How to export orders in to XLSX file

Michał Dziadowicz
Michał Dziadowicz Python Developer

Read time: 9 min

Aug 04, 2020

Running a successful e-commerce site requires constantly monitoring sales performance. The ability to export data for analyzing and visualization in popular formats that can be shared is crucial. The simplest way is to export data in CSV format that can be read by plethora of tools. However if there is a need to control how data is presented, using format that embeds formating alongside is better. Exporting data in Excel XLSX format allows changing font family, font colors, columns size, compute values using formulas and so on. While the team is working on adding the ability to export various elements in CSV, we can build our own XLS exporter.

The dashboard uses GraphQL, which means you cannot return data in another format than JSON. Instead of returning the XLS file, we can save the file on disk and return the link for download. Another way is to skip the GraphQL part and add a new view that returns the generated file.

There two main packages to choose from: openpyxl and xlsxwriter (and xlwt if there is a need for an older binary format xls). Each package has its pros and cons but general usage is the same. Create a workbook, add a worksheet to it and populate worksheet with data. Then save the file on disk or return it in HTTP response.

First, install a package that adds XLSX support to python.

pip install XlsxWriter

Then create a view that prepares data and writes it to the XLS file

import io

import xlsxwriter

from django.http import HttpResponse
from saleor.order.models import Order

def export_orders(request):
    file = io.BytesIO()

    # automatically remove timezone 
    workbook = xlsxwriter.Workbook(file, {'remove_timezone': True})
    worksheet = workbook.add_worksheet('Orders')

    headers = ['Email', 'Quantity', 'Order status']

    # add default formatting for dates
    date_format = workbook.add_format({'num_format': 'mm/dd/yyyy', 'align': 'left'})

    # set custom width for columns
    worksheet.set_column(0, 0, 30)
    worksheet.set_column(1, 1, 20)
    worksheet.set_column(2, 2, 20)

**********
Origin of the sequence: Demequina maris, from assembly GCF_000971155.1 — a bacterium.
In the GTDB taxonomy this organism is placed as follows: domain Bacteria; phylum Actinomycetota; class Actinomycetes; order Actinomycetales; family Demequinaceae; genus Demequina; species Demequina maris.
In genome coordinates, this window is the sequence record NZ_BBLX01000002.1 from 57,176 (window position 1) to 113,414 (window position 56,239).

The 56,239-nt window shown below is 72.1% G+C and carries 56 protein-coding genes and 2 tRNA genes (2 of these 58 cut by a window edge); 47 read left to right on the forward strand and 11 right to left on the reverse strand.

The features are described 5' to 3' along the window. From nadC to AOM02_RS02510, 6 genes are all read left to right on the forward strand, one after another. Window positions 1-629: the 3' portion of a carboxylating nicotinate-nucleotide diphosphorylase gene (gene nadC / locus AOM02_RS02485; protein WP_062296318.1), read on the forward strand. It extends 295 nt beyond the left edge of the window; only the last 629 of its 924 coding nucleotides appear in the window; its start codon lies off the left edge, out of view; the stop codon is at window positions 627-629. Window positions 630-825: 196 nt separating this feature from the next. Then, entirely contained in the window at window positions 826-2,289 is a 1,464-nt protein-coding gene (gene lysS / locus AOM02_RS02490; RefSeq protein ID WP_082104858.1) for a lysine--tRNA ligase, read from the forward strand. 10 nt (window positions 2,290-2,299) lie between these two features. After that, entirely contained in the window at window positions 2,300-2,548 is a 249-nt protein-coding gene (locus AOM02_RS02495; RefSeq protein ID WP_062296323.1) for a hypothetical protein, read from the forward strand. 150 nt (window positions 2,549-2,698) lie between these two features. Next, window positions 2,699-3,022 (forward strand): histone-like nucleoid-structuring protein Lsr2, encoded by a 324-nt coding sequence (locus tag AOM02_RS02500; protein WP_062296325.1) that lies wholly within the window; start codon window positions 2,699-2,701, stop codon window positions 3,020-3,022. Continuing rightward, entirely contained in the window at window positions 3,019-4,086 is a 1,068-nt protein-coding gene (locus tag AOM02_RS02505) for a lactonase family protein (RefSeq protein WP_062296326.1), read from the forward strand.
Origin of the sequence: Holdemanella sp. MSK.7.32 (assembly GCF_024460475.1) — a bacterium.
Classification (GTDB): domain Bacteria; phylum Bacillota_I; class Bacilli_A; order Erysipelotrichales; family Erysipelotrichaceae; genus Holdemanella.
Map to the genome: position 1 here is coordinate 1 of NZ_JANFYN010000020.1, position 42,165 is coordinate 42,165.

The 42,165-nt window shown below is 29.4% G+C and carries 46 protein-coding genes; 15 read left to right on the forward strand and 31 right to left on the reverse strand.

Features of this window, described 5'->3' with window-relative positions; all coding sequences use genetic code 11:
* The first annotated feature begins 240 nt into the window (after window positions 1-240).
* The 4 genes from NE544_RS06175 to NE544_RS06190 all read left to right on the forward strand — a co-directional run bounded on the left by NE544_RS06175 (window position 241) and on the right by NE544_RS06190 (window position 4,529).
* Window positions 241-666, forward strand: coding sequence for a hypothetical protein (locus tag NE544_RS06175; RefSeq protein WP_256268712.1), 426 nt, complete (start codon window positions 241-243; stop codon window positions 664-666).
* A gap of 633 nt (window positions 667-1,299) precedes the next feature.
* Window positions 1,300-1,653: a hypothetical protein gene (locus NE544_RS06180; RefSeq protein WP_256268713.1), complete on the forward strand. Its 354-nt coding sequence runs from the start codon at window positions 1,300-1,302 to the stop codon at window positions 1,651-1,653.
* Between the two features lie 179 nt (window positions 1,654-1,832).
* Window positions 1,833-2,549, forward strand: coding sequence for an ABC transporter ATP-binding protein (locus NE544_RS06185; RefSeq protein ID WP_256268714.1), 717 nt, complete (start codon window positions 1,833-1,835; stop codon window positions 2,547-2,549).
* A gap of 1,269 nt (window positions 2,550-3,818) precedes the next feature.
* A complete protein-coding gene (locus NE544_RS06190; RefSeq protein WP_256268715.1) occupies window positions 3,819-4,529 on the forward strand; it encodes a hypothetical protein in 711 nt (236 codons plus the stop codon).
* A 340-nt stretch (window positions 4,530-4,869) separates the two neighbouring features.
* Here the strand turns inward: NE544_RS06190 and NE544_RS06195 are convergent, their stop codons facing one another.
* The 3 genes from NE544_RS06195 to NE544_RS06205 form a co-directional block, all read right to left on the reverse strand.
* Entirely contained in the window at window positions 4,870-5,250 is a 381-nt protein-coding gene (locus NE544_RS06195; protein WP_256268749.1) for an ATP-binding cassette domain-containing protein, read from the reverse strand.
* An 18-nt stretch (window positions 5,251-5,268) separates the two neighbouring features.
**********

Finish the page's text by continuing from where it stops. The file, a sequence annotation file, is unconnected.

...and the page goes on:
for col, header in enumerate(headers):
        worksheet.write(0, col, header)

    for row, order in enumerate(Order.objects.all()):
        row += 1

        worksheet.write(row, 0, order.user_email)
        worksheet.write(row, 1, order.get_total_quantity())
        worksheet.write(row, 2, order.status)


    filename = 'orders.xlsx'

    response = HttpResponse(
    response['Content-Disposition'] = 'attachment; filename="{}"'.format(filename)

    return response

After that, create a route for this view.

from django.urls import path

from . import view

urlpatterns = [
    path(“export/orders/” views.export_orders, name=”export-orders”)

and register the newly created app in Visiting /export/orders/ url should respond with xlsx file. However anyone that knows this url can download a file. The next step is to add permissions checking. Start by checking if request contains proper JWT token, if so decode it and compare user with theirs permissions.

from graphql_jwt.utils import jwt_decode

from saleor.account.models import User
from saleor.core.permissions import OrderPermissions


def get_token_from_request(request):
    auth = request.META.get(JWT_AUTH_HEADER, "").split(maxsplit=1)

    if len(auth) != 2 or auth[0].upper() != prefix:
        return None
    return auth[1]

def has_user_permission(request, permission):
    token = get_token_from_request(request)
    payload = jwt_decode(token)
    user = User.objects.filter(email=payload["email"], is_active=True).first()
    return user.has_perm(permission)

Validate user before generating the file:

def export_orders(request):
    if not has_user_permission(request, OrderPermissions.MANAGE_ORDERS):
            return HttpResponse('Unauthorized', status=401)

Exporting data in excel format is a straightforward task. All libraries for manipulating xlsx files have similar conversions, and APIs for creating workbooks and familiarity with one makes switching to another easy. The presented method can be used to export all sorts of data from the saleor database.

Michał Dziadowicz
Michał Dziadowicz The high-skilled software engineer who is constantly developing his skills and competency within the challenging projects.

Read time: 9 min

Aug 04, 2020

Schedule /a meeting/

with our specialist Michał Maj

Michał Maj
Michał Maj Business Development Manager

Read more from our brave's writers

Our mission is to be /trusted partner
to our clients/
in the field of webplatform
development & staff augmentation

Check our rank

  • development
  • clutch
Item 1 of 3

0 Professionals

0 Finished project


  • “Not afraid of doing even the most difficult tasks and proposing innovative solutions. They don’t avoid challenges, rely on new technologies, and - most importantly - always carry the projects through from the beginning to the end.”

    Adam Bogdan
    Adam Bogdan Python Developer
Item 1 of 8

/keep in touch/

We're happy to help! Leave your contact data, and we will get in touch with you within one business day.

Tell us about your needs, ask about our experience, portfolio, and even partnership programs.

Contact us

Thinking of

We are on constant lookout for new talents to join our Brave team! Don’t wait and check our latest Job openings!